Many museums and auction houses are often unaware of the pun rebuses hidden in traditional Chinese pictures and have treated them as mere naturalistic ones. Thus, the cultural and social significance contained in the motifs are unfortunately overlooked. Here is an example of a pun rebus design with four different fishes, which conventionally expresses the idea of ‘May you remain pure, clean, and incorruptible’, but was not recognised by most art institutes.
This is a republication of Dr Yibin Ni’s article written in Chinese “明末清初瓷器上张生的‘凝视’和莺莺的挑战”(Gaze from Scholar Zhang and the response from Lady Cui Yingying: a discussion of figural depiction on porcelains from Late Ming to Early Qing dynasty).
In Chinese culture and pictorial art, the peach fruit is often used to wish for long life on birthday parties. How does this fruit become associated with the idea of longevity? Here is Dr Yibin Ni explaining to us the origin of legendary stories related to the peach through his research work over literatures and treasurable artworks.
A bear or a monkey? Understanding the meaning of pictorial art in the light of Chinese pun rebus culture
When you mistake a motif in a traditional Chinese picture, you could have misinterpreted the meaning of the whole image intended by the ancient craftsman. Dr Yibin Ni has used the following example to illustrate the hidden meaning of a series of images in the context of Chinese pun rebus culture.
Appreciation of Chinese visual art: depiction of Laozi, the personification of Dao (Tao) on a buffalo’s back
Have you ever wondered why images of an old scholarly man riding a buffalo are often depicted on Chinese antiques? What is so special about this man who looks highly respected and followed by yet still sitting on a buffalo’s back? We hereby invite art historian Dr Yibin Ni to solve the mystery…
Have you wondered why you often see an image of a man lying or ‘dancing’ beside a large fish on Chinese antiques? Is it referring to some figure and story in ancient China? Here is Dr Yibin Ni explaining to us the meaning of this touching story that reveals the traditional Chinese virtue of filial piety.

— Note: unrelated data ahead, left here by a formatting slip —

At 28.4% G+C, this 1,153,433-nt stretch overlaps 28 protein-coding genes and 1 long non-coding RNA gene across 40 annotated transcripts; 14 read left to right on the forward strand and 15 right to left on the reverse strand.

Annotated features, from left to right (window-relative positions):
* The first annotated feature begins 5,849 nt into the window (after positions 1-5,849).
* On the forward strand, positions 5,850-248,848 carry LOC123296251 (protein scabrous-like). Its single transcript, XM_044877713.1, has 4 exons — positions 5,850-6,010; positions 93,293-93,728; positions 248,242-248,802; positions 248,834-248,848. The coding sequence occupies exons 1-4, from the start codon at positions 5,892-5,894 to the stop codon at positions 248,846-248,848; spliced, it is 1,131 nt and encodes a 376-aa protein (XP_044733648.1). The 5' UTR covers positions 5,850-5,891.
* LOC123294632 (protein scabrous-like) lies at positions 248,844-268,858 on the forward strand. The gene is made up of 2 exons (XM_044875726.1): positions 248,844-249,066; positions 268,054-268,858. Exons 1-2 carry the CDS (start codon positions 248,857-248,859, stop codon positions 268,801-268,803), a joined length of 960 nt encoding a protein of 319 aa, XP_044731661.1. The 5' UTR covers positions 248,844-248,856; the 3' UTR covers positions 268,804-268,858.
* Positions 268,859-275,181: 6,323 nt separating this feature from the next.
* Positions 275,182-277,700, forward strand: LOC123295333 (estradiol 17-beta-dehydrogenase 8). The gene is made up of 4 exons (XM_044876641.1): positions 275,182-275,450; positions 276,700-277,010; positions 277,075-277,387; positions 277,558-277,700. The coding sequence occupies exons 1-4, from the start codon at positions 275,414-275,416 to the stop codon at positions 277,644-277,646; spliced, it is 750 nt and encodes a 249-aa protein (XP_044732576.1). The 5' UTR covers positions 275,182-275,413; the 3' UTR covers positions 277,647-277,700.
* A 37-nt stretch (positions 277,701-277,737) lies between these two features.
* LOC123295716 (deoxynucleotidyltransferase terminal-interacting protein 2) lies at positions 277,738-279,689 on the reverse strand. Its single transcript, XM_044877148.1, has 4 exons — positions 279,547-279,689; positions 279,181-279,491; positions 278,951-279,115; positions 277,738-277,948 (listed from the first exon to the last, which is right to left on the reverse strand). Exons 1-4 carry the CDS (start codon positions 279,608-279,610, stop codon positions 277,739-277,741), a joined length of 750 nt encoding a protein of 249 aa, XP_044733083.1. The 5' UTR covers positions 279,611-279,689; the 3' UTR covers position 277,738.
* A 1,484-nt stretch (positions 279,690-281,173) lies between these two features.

Xiahou Dun, a heroic soldier in ancient China, was famous for his one-eyed appearance. Let’s appreciate how Dr Yibin Ni analyses the artistic presentation of this character on Chinese antique porcelain, woodblock print and other art forms, in association with comparable figures in Western culture.
There have been a few interesting discussions even guesses on a mysterious scene which depicts mainly three figures surrounding a large bowl. The story scene actually comes from an important anecdote in Song dynasty in China. Let Dr Yibin Ni explain to you with fascinating details.
Have you ever been puzzled by the description of ‘figural paintings’ for Chinese porcelains listed by various museums and auction catalogues? In fact, many Chinese paintings with figures refer to ancient stories and have meanings behind the scenes. Here is an unusual story about an official and his pet crane.
Do you wonder why two warriors are waving swords over a rock that looks like a cross bun? Let Dr Yibin Ni demystify this enigmatic scene for you, which illustrates the old Chinese saying ‘bedfellows dream different dreams’!